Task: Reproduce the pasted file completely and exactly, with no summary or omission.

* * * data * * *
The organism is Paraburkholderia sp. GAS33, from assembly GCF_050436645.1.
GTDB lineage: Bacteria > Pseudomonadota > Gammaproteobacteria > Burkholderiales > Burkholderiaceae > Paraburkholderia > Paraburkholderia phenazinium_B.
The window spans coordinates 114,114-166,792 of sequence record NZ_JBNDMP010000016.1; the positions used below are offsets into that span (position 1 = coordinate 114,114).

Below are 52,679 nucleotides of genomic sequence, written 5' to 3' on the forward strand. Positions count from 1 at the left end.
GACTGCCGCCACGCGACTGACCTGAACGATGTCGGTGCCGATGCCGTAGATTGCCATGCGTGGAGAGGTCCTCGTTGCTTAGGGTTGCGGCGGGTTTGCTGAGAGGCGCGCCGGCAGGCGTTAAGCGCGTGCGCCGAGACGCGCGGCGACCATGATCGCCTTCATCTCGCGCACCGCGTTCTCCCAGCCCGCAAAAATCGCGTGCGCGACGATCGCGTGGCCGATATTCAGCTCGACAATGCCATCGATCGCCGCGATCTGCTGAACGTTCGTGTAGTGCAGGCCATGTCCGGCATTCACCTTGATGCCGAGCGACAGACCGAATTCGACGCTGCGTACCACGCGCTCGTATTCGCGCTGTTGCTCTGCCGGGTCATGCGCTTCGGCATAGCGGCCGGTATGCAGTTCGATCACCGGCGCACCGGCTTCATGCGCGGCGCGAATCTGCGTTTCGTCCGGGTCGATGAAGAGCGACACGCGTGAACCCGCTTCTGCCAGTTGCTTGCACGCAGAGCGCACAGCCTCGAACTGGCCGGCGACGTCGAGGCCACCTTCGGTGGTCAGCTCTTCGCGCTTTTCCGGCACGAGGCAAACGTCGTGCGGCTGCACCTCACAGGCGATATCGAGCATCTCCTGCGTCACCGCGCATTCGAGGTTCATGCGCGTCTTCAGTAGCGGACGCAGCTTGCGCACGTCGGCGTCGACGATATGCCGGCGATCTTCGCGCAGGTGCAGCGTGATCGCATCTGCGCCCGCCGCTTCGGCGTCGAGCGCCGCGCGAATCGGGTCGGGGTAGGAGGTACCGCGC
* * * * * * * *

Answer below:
The organism is Paraburkholderia sp. GAS33, from assembly GCF_050436645.1.
GTDB lineage: Bacteria > Pseudomonadota > Gammaproteobacteria > Burkholderiales > Burkholderiaceae > Paraburkholderia > Paraburkholderia phenazinium_B.
The window spans coordinates 114,114-166,792 of sequence record NZ_JBNDMP010000016.1; the positions used below are offsets into that span (position 1 = coordinate 114,114).

Below are 52,679 nucleotides of genomic sequence, written 5' to 3' on the forward strand. Positions count from 1 at the left end.
GACTGCCGCCACGCGACTGACCTGAACGATGTCGGTGCCGATGCCGTAGATTGCCATGCGTGGAGAGGTCCTCGTTGCTTAGGGTTGCGGCGGGTTTGCTGAGAGGCGCGCCGGCAGGCGTTAAGCGCGTGCGCCGAGACGCGCGGCGACCATGATCGCCTTCATCTCGCGCACCGCGTTCTCCCAGCCCGCAAAAATCGCGTGCGCGACGATCGCGTGGCCGATATTCAGCTCGACAATGCCATCGATCGCCGCGATCTGCTGAACGTTCGTGTAGTGCAGGCCATGTCCGGCATTCACCTTGATGCCGAGCGACAGACCGAATTCGACGCTGCGTACCACGCGCTCGTATTCGCGCTGTTGCTCTGCCGGGTCATGCGCTTCGGCATAGCGGCCGGTATGCAGTTCGATCACCGGCGCACCGGCTTCATGCGCGGCGCGAATCTGCGTTTCGTCCGGGTCGATGAAGAGCGACACGCGTGAACCCGCTTCTGCCAGTTGCTTGCACGCAGAGCGCACAGCCTCGAACTGGCCGGCGACGTCGAGGCCACCTTCGGTGGTCAGCTCTTCGCGCTTTTCCGGCACGAGGCAAACGTCGTGCGGCTGCACCTCACAGGCGATATCGAGCATCTCCTGCGTCACCGCGCATTCGAGGTTCATGCGCGTCTTCAGTAGCGGACGCAGCTTGCGCACGTCGGCGTCGACGATATGCCGGCGATCTTCGCGCAGGTGCAGCGTGATCGCATCTGCGCCCGCCGCTTCGGCGTCGAGCGCCGCGCGAATCGGGTCGGGGTAGGAGGTACCGCGC